“Biological sex is clearly a major factor determining disease outcomes in COVID-19.”
June 9, 2020
The Conversation – COVID-19’s deadliness for men is revealing why researchers should have been studying immune system sex differences years ago
When it comes to surviving critical cases of COVID-19, it appears that men draw the short straw.
Initial reports from China revealed the early evidence of increased male mortality associated with COVID. According to the Global Health 50/50 research initiative, nearly every country is now reporting significantly higher COVID-19-related mortality rates in males than in females as of June 4.
Yet, current data suggest similar infection rates for men and women. In other words, while men and women are being infected with COVID-19 at similar rates, a significantly higher proportion of men succumb to the disease than women, across groups of similar age.
Why is it then that more men are dying from COVID-19? Or rather, should we be asking why are more women surviving?
I am an immunologist, and I explore how stress and biological sex can impact a person’s vulnerability to immune-mediated disease.
I study a specific immune cell called the mast cell. Mast cells play a pivotal role in our immune systems as they act as first responders to pathogens and orchestrate immune responses that help clear the invading pathogens.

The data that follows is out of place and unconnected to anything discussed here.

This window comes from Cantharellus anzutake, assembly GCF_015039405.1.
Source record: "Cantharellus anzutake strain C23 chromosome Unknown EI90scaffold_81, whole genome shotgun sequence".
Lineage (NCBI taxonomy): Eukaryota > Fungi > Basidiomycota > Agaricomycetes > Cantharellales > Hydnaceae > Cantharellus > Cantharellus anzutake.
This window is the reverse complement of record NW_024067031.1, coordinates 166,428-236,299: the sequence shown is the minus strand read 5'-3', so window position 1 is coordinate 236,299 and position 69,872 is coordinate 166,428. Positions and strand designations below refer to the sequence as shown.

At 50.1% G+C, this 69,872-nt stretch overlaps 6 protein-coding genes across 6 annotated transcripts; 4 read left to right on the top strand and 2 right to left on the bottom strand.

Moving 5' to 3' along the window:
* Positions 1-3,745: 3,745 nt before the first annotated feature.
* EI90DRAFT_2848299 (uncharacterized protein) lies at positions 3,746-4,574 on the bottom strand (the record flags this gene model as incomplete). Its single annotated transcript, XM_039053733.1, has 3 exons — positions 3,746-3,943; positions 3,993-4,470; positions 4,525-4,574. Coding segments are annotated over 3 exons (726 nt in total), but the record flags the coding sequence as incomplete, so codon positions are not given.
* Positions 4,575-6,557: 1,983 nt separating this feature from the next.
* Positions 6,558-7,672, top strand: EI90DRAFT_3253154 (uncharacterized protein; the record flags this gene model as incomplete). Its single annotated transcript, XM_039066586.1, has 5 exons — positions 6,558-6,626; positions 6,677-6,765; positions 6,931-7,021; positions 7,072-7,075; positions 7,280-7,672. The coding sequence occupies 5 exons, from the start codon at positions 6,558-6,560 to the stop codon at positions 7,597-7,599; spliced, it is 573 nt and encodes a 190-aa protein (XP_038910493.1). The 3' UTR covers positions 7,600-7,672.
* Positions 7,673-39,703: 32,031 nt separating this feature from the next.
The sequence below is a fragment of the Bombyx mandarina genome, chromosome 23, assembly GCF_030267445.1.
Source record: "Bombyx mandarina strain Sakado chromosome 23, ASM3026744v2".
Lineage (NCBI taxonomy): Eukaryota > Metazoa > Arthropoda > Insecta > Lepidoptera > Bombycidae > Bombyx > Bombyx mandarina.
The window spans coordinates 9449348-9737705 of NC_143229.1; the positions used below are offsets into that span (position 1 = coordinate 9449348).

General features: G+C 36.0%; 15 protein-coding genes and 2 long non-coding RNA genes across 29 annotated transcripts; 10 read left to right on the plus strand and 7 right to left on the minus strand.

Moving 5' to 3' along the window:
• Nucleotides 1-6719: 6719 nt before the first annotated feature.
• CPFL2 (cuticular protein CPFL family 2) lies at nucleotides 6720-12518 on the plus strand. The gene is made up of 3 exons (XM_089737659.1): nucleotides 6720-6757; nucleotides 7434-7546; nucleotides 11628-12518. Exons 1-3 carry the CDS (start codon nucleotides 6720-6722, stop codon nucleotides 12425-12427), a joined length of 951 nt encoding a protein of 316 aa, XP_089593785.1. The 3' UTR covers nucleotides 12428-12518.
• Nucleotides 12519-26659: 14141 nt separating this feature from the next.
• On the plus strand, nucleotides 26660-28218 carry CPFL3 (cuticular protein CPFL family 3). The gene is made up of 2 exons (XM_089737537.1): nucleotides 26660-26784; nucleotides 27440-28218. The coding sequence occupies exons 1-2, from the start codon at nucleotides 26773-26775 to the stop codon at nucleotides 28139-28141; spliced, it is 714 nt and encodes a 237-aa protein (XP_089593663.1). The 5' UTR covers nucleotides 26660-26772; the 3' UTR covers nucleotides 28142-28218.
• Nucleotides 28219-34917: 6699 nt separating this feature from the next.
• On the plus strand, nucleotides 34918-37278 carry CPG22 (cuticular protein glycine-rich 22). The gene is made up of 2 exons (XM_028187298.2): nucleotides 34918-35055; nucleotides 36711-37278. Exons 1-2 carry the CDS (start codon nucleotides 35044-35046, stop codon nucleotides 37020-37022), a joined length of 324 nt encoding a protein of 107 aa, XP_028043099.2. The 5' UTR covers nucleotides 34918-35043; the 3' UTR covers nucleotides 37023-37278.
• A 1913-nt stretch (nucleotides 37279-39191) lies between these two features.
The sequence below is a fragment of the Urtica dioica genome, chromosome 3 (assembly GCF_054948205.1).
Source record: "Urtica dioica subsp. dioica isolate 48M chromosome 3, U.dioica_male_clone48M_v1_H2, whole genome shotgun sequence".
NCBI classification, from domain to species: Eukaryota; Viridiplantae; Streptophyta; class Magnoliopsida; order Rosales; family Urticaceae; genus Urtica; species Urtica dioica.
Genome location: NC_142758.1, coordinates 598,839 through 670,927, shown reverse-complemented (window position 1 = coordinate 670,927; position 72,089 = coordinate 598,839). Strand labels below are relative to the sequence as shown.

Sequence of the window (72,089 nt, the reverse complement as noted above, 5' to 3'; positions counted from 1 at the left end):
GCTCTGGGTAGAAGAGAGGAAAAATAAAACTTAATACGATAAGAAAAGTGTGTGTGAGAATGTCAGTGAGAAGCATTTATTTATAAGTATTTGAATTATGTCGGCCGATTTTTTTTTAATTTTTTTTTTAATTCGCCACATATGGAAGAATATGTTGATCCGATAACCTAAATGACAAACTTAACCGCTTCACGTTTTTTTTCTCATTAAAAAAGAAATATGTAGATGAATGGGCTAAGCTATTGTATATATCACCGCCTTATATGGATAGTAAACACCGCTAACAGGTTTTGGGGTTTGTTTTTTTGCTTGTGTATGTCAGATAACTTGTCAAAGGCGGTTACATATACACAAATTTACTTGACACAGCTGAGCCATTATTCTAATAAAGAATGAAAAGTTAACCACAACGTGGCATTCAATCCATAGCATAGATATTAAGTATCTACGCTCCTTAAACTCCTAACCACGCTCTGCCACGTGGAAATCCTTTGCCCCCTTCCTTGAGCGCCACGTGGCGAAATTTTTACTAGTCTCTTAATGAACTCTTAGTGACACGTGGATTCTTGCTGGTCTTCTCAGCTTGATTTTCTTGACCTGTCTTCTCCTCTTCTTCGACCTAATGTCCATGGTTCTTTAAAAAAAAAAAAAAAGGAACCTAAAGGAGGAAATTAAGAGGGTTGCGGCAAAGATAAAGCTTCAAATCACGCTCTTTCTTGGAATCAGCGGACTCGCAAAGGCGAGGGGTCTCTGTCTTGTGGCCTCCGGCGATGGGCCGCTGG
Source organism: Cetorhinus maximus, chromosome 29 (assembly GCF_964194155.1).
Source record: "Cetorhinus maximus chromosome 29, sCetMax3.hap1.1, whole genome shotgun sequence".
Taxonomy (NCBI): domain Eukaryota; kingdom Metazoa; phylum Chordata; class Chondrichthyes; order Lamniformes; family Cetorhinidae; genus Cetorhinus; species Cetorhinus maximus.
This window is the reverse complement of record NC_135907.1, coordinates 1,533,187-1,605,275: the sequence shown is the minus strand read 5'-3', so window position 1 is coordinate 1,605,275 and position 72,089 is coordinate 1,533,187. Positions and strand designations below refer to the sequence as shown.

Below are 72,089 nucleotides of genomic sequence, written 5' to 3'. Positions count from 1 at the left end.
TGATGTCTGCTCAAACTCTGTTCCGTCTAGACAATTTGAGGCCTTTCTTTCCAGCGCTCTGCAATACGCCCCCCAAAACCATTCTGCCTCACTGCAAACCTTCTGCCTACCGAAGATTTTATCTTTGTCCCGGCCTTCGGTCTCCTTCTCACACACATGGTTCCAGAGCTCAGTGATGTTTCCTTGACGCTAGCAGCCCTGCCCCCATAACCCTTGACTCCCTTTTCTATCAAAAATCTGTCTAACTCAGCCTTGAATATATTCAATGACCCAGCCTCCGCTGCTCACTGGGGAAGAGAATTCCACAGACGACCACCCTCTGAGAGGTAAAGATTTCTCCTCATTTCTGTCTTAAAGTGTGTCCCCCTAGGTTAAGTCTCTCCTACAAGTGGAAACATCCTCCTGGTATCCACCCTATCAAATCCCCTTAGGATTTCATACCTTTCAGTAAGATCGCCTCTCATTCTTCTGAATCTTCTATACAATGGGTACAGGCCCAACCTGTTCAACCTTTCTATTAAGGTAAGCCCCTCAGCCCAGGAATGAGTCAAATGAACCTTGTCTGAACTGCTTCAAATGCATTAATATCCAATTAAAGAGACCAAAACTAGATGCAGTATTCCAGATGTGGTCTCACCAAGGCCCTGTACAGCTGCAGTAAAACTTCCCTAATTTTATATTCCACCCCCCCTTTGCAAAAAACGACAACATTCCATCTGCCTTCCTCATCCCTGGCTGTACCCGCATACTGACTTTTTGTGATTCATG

Our research shows that mast cells from females are able to initiate a more active immune response, which may help females fight off infectious diseases better than men. But the trade-off may be that women are at higher risk for allergic and inflammatory diseases. Recent evidence indicates that mast cells are activated by SARS-CoV-2 which causes COVID-19.
Some clues to why females have higher survival rates may be found in our current understanding of differences in the immune systems of men versus women.
Could sex differences in immune system play a role?
In general, females have a more robust immune response than men which may help females fight off infections better than males. This could be a result of genetic factors or sex hormones such as estrogen and testosterone … Read more.